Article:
During the Cold War, the U.S. State Department started sending jazz musicians overseas with the tactical aim of using their hot licks to thaw relations with Eastern Bloc countries. Jazz great Dave Brubeck recalls how Louis Armstrong, a.k.a. “Ambassador Satch,” won international hearts and minds with his trumpet. Band member Arvell Shaw saw Armstrong literally disarm Russian guards in East Berlin. Meanwhile, fear of nuclear war with the Soviets infiltrated American popular consciousness resulting in gospel, bluegrass and pop odes to and protests against atomic weapons.

Remembering Allen Toussaint: A Saint for All Seasons    

New Orleans’ Ponderosa Stomp has presented the “unsung heroes of American music” for well over a decade in blues, soul, country, rockabilly and garage rock. Stomp impresario Dr. Ike shares his memories of pioneering the raucous, eclectic gathering, and we visit with this year’s headliner, R&B guitar-woman— aka the Black Female Elvis—Barbara Lynn from Beaumont, TX. We’ll also hear from previous headliner, Arizona Twangmaster Duane Eddy. We’re spinning tracks from Stomp artists including Gary U.S. Bonds, Lazy Lester and Linda Gail Lewis.

MIDNIGHT SPECIAL, SHINE A LIGHT ON ME: PRISON MUSIC FROM ANGOLA, LOUISIANA & BEYOND  

Rock and Soul from Memphis to Muscle Shoals: Candi Staton, Sam Phillips and Barbara Sims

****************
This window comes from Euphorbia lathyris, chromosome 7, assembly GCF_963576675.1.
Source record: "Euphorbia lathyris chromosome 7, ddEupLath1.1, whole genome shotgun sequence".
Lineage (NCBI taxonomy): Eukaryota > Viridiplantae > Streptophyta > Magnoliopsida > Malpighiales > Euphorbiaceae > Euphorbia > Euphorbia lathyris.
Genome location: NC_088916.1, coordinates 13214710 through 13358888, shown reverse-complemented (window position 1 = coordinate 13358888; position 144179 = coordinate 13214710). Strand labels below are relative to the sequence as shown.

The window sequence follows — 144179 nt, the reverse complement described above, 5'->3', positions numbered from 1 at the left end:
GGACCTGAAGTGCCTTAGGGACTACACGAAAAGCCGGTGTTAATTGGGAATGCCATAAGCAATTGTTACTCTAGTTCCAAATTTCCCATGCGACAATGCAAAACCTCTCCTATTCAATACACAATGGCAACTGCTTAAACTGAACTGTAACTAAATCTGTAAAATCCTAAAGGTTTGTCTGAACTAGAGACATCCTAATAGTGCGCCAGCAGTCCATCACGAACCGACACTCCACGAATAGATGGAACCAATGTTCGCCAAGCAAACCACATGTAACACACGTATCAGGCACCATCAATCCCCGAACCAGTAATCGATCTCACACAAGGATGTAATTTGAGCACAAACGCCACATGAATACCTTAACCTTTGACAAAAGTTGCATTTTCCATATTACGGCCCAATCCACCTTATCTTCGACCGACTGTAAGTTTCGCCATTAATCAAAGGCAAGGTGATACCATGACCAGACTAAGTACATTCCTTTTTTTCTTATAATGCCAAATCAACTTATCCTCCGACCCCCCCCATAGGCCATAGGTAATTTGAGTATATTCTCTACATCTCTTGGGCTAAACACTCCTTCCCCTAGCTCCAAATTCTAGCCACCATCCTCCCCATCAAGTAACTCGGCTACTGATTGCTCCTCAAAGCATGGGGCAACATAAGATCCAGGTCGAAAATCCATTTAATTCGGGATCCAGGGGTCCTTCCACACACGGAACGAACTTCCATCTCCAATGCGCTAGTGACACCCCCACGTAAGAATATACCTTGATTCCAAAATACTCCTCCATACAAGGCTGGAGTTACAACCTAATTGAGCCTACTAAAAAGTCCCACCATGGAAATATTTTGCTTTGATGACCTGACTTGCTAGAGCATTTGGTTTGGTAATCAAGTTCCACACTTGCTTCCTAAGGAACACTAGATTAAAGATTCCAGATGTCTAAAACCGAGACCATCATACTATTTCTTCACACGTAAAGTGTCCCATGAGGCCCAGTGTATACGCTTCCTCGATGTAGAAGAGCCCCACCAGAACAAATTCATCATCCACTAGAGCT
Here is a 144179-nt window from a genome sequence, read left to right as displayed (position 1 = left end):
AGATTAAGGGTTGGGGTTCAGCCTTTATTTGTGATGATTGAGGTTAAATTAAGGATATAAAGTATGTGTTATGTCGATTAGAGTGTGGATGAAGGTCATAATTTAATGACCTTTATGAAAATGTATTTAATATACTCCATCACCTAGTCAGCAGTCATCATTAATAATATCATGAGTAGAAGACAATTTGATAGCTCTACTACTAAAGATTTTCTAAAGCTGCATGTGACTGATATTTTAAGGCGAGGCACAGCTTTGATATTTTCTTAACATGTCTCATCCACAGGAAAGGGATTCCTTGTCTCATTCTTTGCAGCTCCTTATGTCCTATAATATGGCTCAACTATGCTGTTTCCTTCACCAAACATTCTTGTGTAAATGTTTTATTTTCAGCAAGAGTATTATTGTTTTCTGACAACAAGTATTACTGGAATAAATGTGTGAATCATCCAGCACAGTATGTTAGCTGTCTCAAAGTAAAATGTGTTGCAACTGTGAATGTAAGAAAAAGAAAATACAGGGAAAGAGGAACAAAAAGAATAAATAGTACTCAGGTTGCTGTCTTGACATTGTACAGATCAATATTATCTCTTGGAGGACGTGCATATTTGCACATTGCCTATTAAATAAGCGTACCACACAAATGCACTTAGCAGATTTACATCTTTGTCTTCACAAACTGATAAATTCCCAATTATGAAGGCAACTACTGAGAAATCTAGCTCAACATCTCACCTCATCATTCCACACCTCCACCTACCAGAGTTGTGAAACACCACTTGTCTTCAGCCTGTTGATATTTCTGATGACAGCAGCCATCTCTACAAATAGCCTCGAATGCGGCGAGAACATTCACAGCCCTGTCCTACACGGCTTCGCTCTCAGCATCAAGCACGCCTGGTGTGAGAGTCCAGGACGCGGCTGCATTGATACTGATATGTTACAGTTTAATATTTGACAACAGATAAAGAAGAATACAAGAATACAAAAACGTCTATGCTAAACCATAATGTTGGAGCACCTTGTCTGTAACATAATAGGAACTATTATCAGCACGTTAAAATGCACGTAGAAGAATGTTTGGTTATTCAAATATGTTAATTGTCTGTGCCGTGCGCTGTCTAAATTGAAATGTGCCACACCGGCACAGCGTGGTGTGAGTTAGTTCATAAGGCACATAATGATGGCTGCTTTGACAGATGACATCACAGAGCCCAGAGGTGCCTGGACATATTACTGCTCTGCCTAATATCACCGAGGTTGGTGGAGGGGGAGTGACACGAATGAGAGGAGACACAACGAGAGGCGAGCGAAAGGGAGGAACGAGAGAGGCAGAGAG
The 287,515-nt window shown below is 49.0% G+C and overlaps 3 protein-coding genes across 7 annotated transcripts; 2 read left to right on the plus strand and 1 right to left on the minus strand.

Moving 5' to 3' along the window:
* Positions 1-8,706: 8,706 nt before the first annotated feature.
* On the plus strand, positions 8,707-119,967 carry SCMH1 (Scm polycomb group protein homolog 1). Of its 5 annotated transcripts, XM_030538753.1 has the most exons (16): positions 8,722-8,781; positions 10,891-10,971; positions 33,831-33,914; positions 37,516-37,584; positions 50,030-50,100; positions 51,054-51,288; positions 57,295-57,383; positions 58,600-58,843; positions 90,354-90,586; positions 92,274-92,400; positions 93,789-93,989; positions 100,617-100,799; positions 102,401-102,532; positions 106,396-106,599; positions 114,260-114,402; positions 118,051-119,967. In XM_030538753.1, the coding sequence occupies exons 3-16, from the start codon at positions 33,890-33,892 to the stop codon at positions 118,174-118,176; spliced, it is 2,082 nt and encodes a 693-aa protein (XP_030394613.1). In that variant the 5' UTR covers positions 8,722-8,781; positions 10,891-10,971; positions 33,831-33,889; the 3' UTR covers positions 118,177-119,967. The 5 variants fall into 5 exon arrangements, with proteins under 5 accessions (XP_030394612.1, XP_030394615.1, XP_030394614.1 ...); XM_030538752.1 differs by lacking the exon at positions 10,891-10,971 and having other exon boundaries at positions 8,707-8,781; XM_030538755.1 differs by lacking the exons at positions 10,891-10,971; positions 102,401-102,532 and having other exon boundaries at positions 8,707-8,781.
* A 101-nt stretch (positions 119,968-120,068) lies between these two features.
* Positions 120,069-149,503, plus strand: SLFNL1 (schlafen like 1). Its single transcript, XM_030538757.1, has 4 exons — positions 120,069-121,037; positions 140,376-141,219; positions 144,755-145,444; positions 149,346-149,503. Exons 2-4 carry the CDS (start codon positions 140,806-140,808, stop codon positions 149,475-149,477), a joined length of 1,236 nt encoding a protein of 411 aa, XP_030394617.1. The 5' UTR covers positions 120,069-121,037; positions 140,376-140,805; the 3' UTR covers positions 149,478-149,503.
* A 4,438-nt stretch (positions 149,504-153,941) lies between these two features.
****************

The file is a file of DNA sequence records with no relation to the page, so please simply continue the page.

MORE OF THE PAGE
Tune in and rock the blues with two guitar men who do it with great authority. First up is Arkansas wild man and original Sun Records rockabilly Sonny Burgess who tore it up, playing his hits "We Wanna Boogie," "Red-Headed Woman" and others well into his eighties, before passing away last month. And hear a live set from the late great New Orleans bluesman and human jukebox Snooks Eaglin, recorded in 2007 at his home base, the famous Rock 'N' Bowl nightclub, where one can do either of those, or both, at the same time.

For Labor Day weekend, we take a break from the grind with a sonic salute to the heroic “Factory Girl” and those all too familiar with the “Workin' Man Blues.” We explore the pains and joys of labor with tunes about coal miners, undertakers, chain gangs, and paydays. We hear a tribute to Cesar Chavez and the 1969 farm workers strike in Delano, CA. And we time travel with Lord Invader to 1940s Brooklyn to attend the West Indian Labor Day Carnival.